The children may have been the ones crafting weapons and stalking the night, but the jury is out on who was more hysterical at the time.
The Assault of Gorbals Necropolis
The children of Gorbals had had enough of the vampire's reign of terror and decided to act. No one knows who started the movement, but soon all the children were passing around letters in a grassroots campaign. Like any good mob, the children got organized and agreed to assault the Gorbals Vampire on the 23rd of September 1954. They would not wait for the monster to come to them, and so the plan was set.
Ronnie Sanderson, who was 8 at the time, remembers being posted on the wall of the Necropolis as a lookout:
"It all started in the playground – the word was there was a vampire and everyone was going to head out there after school. At three o’clock the school emptied and everyone made a beeline for it. We sat there for ages on the wall waiting and waiting. I wouldn’t go in because it was a bit scary for me. I think somebody saw someone wandering about and the cry went up: ‘There’s the vampire!’ That was it – that was the word to get off that wall quick and get away from it. I just remember scampering home to my mother: ‘What’s the matter with you?’ ‘I’ve seen a vampire!’ and I got a clout round the ear for my trouble. I didn’t really know what a vampire was."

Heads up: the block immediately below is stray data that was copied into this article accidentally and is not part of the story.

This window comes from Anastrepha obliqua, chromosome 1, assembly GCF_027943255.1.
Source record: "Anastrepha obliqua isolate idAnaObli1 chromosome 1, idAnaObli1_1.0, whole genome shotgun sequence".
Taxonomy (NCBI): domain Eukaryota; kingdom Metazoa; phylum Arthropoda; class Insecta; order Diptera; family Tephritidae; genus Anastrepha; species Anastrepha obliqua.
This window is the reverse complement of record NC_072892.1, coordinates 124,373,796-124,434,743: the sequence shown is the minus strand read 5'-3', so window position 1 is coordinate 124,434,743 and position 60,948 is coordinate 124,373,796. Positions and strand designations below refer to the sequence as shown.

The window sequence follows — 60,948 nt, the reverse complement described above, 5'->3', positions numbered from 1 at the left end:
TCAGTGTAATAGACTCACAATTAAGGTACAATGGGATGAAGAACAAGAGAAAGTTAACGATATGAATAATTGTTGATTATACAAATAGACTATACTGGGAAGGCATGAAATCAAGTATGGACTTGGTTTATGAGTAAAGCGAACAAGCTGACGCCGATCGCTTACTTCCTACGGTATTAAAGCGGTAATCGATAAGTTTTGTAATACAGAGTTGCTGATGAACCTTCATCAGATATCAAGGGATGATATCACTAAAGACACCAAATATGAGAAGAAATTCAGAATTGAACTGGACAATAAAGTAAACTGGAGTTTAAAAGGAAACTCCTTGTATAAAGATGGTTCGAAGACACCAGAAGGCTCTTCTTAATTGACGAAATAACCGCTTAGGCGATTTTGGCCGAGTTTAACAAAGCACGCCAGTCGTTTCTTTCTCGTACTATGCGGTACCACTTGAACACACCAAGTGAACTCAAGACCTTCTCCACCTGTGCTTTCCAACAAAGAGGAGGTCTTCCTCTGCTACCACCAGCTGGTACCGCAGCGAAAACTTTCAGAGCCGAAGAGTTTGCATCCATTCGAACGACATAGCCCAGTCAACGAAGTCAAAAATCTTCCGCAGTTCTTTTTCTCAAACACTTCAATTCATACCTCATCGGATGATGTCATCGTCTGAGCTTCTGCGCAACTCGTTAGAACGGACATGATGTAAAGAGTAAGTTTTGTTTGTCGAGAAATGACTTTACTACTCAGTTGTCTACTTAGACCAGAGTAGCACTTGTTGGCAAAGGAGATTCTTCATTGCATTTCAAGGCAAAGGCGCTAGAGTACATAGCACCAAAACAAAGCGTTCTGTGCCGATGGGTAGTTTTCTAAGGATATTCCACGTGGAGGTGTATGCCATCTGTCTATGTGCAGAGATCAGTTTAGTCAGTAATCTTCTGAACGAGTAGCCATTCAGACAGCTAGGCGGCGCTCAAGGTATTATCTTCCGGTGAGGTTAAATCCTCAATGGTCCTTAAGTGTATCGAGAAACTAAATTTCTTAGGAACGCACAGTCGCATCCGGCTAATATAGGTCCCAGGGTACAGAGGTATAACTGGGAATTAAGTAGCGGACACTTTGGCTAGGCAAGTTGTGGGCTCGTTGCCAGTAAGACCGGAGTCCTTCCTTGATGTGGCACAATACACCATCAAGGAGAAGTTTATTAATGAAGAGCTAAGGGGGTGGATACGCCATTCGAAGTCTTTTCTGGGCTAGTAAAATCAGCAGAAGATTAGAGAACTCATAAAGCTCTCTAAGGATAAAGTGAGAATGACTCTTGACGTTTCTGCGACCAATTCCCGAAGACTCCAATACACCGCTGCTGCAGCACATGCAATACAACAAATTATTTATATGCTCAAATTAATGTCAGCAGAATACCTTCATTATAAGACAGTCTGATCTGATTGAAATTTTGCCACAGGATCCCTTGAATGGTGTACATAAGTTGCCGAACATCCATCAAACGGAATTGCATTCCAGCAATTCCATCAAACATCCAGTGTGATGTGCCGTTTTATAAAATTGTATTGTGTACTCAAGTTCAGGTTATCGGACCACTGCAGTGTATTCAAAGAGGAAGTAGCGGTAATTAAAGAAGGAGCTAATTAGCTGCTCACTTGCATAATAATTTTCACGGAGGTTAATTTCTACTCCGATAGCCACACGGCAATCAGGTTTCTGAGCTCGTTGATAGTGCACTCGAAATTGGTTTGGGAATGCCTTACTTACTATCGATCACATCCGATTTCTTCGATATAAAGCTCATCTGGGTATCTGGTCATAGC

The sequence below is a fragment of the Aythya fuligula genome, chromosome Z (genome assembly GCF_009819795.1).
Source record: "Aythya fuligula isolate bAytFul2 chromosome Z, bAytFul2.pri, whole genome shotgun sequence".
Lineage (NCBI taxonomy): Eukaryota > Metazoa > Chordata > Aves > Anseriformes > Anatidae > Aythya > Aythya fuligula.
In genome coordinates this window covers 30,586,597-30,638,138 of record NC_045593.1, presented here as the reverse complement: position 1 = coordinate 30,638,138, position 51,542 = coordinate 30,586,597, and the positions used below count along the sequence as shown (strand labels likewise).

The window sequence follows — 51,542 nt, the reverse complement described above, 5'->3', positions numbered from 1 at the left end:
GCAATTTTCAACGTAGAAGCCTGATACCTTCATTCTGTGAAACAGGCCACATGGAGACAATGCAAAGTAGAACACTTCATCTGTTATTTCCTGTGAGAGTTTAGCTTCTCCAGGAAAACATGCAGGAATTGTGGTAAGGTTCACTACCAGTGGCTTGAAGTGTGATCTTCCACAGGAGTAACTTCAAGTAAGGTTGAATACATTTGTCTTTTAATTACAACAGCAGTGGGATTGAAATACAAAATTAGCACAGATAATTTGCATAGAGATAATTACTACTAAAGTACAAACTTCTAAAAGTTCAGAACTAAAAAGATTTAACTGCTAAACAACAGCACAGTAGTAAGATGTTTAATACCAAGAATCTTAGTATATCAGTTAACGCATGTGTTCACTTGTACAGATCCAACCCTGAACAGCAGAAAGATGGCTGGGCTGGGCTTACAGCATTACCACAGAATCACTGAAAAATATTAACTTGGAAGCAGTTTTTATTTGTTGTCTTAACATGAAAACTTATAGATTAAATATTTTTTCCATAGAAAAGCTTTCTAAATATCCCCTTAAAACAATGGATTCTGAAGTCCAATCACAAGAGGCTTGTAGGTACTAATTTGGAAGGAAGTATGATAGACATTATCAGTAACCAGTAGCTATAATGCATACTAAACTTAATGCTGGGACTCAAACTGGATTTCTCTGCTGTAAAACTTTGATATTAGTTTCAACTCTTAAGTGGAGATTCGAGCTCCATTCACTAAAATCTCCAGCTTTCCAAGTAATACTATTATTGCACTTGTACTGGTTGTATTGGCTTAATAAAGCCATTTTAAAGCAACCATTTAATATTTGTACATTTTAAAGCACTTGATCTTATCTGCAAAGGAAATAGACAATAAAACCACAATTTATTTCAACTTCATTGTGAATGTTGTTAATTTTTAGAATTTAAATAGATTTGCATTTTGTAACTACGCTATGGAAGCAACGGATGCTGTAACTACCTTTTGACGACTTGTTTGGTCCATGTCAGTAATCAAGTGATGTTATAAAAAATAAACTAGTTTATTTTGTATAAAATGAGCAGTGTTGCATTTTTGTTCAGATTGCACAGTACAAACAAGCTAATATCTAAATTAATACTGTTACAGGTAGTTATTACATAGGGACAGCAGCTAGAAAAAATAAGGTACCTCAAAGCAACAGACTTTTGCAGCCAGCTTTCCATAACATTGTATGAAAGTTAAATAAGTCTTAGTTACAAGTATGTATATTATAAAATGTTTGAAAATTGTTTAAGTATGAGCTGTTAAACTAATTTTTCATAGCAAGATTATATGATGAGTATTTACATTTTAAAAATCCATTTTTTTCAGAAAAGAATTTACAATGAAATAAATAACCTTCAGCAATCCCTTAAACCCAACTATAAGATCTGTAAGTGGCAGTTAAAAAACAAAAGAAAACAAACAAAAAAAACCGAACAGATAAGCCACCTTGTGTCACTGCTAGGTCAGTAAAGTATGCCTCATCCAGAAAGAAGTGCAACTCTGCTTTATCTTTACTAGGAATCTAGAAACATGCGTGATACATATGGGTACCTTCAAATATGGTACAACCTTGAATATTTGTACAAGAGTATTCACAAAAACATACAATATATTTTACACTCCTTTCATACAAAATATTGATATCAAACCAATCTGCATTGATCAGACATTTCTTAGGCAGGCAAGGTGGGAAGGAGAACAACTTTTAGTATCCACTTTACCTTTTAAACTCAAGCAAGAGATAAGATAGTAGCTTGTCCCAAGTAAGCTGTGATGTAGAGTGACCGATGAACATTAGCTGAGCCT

Another eyewitness, Tam Smith, had this to say to the BBC:
“The red light and the smoke would flare up and make all the gravestones leap. You could see figures walking about at the back all lined in red light.”
The police arrived to find the cemetery swarming with children wielding pointy objects. Their efforts to disperse the crowd failed, and only the onset of the rain could dissuade the stalwart hunters. Children would return to the Gorbals Necropolis for two more nights in search of the iron-fanged devil.
Death of the Gorbals Vampire
The Sunday Mail newspaper published a story on the 26th of September in hopes of ending the hysteria. The story, featured above, reads:
"VAMPIRE WITH IRON TEETH IS “DEAD”
THE vampire with iron teeth is dead. The vampire—which was supposed to be running amok in Glasgow’s Southern Necropolis on Thursday after devouring two little boys—started children armed with penknives, sticks and stones on a mammoth hunt.
They swarmed over the seven-foot-high wall and started searching the cemetery. The rumours swept through the Hutchesontown district of Glasgow with amazing speed. Police were called out. Lurid comics and a horror film are blamed with starting the scare.
But last night all was quiet at the necropolis. Youngsters who swarmed the surrounding streets guiltily laughed at the idea of a vampire."
In the end, the children came to their senses and abandoned the hunt. Their parents and countless parents after theirs would never give up the hunt for potential negative influences. Thousands of books and publications would be banned across the globe in the name of preserving purity. The definition of harmful content has shifted over the years from actual stories of murder and mayhem to the modern witch-hunts of things as innocuous as Pokémon and Peppa Pig.